Wednesday, 17 October 2012

Surveillance Blog Week 3


Art and Surveillance: What is Art?

I believe that Art is subjective and is up to each individual to decide what Art really is.

"Art completes what nature cannot bring to finish." - Aristotle

"Art is the most intense mode of Individualism that the world has known." – Oscar Wilde

"Art washes away from the soul the dust of everyday life." – Pablo Picasso

"Art is an adventure into an unknown world, which can only be explored by those willing to take the risks." – Mark Rothko


Last weekend, a Mark Rothko painting exhibited in the Tate Gallery was defaced by a Russian man. The Russian stated that he is not a vandal, and that “Art allows us to take what someone’s done and put a new message on it.” He added that we should now “abandon and live art” and said in his defense that he was acting in the name of Yellowism. I had to look up Yellowism, as I did not know the exact meaning. I came across http://www.thisisyellowism.com/ which includes a manifesto. Yellowism is an art movement, which states that "Yellowism is not art or anti-art," it is “an autonomous phenomenon in contemporary culture" which is "derived from the visual arts and despite this fact, is not classified as art, what is in accordance with its essence". Yellowism "brings together, in the surprising way, works presented before in the well known galleries, transforms them into the pieces of Yellowism". Once a work of art is tagged as Yellowism, it becomes a form of Yellowism and whatever original meaning the work had is removed.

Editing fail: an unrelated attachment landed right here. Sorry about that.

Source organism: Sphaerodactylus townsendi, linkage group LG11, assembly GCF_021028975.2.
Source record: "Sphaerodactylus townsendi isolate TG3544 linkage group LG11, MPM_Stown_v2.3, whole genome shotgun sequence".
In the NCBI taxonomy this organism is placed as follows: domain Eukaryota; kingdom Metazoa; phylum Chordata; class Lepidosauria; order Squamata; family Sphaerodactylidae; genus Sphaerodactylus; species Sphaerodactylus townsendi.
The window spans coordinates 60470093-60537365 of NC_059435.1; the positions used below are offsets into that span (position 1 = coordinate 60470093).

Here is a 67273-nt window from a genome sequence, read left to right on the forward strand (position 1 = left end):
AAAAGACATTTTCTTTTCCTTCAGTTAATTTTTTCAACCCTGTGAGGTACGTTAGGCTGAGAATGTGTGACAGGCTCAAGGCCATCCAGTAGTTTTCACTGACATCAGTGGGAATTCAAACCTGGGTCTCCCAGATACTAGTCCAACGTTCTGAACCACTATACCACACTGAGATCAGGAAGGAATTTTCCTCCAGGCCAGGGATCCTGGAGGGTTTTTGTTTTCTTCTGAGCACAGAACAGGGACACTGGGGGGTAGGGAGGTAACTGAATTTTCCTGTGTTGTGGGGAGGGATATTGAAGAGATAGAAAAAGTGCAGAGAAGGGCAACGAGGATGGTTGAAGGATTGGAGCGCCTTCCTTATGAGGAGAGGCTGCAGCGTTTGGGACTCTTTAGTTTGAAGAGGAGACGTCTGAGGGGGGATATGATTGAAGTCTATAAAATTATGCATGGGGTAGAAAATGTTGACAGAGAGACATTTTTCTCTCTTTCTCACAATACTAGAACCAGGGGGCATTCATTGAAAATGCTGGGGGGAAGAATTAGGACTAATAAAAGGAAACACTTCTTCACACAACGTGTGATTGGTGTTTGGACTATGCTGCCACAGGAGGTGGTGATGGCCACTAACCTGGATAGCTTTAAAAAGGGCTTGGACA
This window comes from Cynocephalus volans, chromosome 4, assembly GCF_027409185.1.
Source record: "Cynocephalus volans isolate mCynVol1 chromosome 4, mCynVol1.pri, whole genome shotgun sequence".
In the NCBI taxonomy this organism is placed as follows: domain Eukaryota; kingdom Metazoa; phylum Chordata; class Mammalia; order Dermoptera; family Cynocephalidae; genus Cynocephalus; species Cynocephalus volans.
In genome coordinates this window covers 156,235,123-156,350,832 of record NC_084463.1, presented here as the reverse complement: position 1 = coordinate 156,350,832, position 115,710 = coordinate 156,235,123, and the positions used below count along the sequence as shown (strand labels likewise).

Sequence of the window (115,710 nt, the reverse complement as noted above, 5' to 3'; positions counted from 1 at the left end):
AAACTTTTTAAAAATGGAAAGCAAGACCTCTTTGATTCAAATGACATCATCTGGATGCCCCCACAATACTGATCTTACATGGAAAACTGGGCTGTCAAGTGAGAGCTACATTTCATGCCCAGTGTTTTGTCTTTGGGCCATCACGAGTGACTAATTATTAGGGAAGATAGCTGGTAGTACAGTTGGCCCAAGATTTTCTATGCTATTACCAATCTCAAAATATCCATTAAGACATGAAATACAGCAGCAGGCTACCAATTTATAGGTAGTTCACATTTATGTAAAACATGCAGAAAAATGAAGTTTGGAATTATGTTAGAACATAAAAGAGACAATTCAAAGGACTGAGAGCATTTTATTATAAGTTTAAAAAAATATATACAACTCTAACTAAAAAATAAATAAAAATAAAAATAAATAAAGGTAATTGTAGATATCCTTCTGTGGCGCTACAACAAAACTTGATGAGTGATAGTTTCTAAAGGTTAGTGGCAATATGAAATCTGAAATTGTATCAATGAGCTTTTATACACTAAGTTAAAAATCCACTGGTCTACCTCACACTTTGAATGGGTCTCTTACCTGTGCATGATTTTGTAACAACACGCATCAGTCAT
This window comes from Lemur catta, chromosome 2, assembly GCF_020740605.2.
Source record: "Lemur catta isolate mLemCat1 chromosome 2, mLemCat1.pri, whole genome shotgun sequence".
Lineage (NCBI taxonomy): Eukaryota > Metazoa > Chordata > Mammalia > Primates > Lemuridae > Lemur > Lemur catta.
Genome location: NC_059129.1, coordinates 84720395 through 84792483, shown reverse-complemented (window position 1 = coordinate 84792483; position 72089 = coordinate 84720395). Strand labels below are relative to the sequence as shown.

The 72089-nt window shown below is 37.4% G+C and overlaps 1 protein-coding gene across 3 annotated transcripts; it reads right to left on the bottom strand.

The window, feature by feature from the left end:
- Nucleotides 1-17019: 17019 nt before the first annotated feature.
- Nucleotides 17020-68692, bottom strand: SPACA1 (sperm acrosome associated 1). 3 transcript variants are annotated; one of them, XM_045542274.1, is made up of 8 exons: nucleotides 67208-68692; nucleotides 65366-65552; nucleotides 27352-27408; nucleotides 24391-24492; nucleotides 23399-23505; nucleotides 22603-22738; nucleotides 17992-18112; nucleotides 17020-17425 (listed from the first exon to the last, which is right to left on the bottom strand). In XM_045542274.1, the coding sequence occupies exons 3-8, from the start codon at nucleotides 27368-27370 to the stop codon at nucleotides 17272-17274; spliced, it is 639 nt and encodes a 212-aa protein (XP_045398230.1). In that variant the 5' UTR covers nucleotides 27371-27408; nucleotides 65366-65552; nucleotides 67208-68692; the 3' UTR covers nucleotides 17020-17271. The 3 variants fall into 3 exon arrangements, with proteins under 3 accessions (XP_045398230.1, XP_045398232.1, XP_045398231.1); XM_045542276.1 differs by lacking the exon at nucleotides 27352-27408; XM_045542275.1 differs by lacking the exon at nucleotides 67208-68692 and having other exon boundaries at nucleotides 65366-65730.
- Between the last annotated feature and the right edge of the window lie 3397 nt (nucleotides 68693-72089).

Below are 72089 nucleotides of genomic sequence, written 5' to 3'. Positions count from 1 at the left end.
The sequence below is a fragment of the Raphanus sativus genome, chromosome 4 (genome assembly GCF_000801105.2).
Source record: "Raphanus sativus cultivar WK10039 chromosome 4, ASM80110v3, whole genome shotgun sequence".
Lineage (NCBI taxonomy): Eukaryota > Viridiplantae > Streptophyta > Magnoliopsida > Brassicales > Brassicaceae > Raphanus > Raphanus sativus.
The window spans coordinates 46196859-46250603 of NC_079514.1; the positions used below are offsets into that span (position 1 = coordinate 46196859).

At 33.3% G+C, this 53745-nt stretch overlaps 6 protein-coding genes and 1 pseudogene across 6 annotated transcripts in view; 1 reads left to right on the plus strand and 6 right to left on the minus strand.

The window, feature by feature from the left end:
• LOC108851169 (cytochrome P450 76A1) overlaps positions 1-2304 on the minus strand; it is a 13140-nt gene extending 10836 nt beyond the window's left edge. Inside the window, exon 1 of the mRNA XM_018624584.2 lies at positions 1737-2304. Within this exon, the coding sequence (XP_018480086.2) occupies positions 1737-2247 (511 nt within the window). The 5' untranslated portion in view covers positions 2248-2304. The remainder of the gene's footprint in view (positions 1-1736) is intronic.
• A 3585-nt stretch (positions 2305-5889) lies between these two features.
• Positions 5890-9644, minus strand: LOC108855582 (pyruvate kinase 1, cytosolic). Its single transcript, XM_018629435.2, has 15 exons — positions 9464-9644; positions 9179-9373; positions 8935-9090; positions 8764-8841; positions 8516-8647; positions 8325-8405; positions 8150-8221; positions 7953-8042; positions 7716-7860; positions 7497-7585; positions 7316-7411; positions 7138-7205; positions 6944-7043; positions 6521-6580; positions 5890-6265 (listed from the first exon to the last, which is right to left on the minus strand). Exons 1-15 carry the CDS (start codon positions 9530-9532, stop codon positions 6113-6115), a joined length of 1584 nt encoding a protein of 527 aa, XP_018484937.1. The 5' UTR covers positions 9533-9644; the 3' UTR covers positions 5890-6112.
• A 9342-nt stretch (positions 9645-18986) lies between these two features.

This raises many questions such as: what is Art? Did the defacing of the Rothko painting add value? Is the Russian man an artist, vandal or a criminal? Should we put Art under constant surveillance and security measures? It is difficult to comprehend why the vandal didn’t just create his own piece of art and call that Yellowism, instead of vandalizing another’s hard work? He even suggested that he increased the value and worth of the painting! In regards to the issue of security at the Tate, the Russian man was shocked that he was actually able to walk out of the Gallery without being stopped. This shows that security at the Tate needs to be reinforced. However, there is already so much security and surveillance in place to ensure the viewers of the art do not get too close. For example, the rope sectioning off artwork and the guards and ushers who tell us if we get too close is for the artworks own protection. On the other hand, this protection can sometimes prevent the viewers from enjoying the art.

Initially, what came to my mind on this issue was a series of essays by Susan Sontag called “On Photography” in which she examines photography in relation to art. She argues that people should enjoy that moment in time, instead of taking a photograph of it. She says that “The painter constructs, the photography discloses.” She deems photography as an abomination stating that photography is parallel to that of stealing and theft, as when you are taking someone’s picture, you are taking a part of their morality. For example, “To take a photograph is to participate in another person's mortality, vulnerability, mutability. Precisely by slicing out this moment and freezing it, all photographs testify to time's relentless melt." This is what I believe that the Russian man has done to the Rothko painting. By defacing it and putting his own tag onto it, he has stolen its original identity, which can never be replaced.



Source and Photo: http://www.guardian.co.uk/artanddesign/2012/oct/08/defaced-tate-modern-rothko

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